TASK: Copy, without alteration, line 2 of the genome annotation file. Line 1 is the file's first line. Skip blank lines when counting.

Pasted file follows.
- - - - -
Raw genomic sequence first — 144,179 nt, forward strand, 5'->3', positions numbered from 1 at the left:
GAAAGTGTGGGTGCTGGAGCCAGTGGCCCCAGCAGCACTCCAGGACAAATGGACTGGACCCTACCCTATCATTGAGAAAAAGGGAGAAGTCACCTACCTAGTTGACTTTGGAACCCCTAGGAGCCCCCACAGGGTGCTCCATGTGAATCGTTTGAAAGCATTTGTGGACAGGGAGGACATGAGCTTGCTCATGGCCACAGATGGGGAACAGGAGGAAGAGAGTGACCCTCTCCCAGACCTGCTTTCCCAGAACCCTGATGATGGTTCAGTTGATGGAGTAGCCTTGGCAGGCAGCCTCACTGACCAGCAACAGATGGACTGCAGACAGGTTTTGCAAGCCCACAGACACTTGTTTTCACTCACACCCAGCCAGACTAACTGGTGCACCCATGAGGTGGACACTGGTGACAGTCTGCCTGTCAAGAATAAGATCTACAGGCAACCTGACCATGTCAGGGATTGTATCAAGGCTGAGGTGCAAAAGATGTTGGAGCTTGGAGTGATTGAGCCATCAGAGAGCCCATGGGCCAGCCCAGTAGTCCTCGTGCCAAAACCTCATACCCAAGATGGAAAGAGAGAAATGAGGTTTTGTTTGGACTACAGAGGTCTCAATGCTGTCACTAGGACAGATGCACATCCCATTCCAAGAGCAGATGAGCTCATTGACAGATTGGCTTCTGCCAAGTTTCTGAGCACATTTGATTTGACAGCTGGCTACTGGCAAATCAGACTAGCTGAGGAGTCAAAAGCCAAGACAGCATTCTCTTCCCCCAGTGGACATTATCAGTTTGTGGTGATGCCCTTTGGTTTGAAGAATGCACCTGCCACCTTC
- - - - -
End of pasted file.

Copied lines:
GAAAGTGTGGGTGCTGGAGCCAGTGGCCCCAGCAGCACTCCAGGACAAATGGACTGGACCCTACCCTATCATTGAGAAAAAGGGAGAAGTCACCTACCTAGTTGACTTTGGAACCCCTAGGAGCCCCCACAGGGTGCTCCATGTGAATCGTTTGAAAGCATTTGTGGACAGGGAGGACATGAGCTTGCTCATGGCCACAGATGGGGAACAGGAGGAAGAGAGTGACCCTCTCCCAGACCTGCTTTCCCAGAACCCTGATGATGGTTCAGTTGATGGAGTAGCCTTGGCAGGCAGCCTCACTGACCAGCAACAGATGGACTGCAGACAGGTTTTGCAAGCCCACAGACACTTGTTTTCACTCACACCCAGCCAGACTAACTGGTGCACCCATGAGGTGGACACTGGTGACAGTCTGCCTGTCAAGAATAAGATCTACAGGCAACCTGACCATGTCAGGGATTGTATCAAGGCTGAGGTGCAAAAGATGTTGGAGCTTGGAGTGATTGAGCCATCAGAGAGCCCATGGGCCAGCCCAGTAGTCCTCGTGCCAAAACCTCATACCCAAGATGGAAAGAGAGAAATGAGGTTTTGTTTGGACTACAGAGGTCTCAATGCTGTCACTAGGACAGATGCACATCCCATTCCAAGAGCAGATGAGCTCATTGACAGATTGGCTTCTGCCAAGTTTCTGAGCACATTTGATTTGACAGCTGGCTACTGGCAAATCAGACTAGCTGAGGAGTCAAAAGCCAAGACAGCATTCTCTTCCCCCAGTGGACATTATCAGTTTGTGGTGATGCCCTTTGGTTTGAAGAATGCACCTGCCACCTTC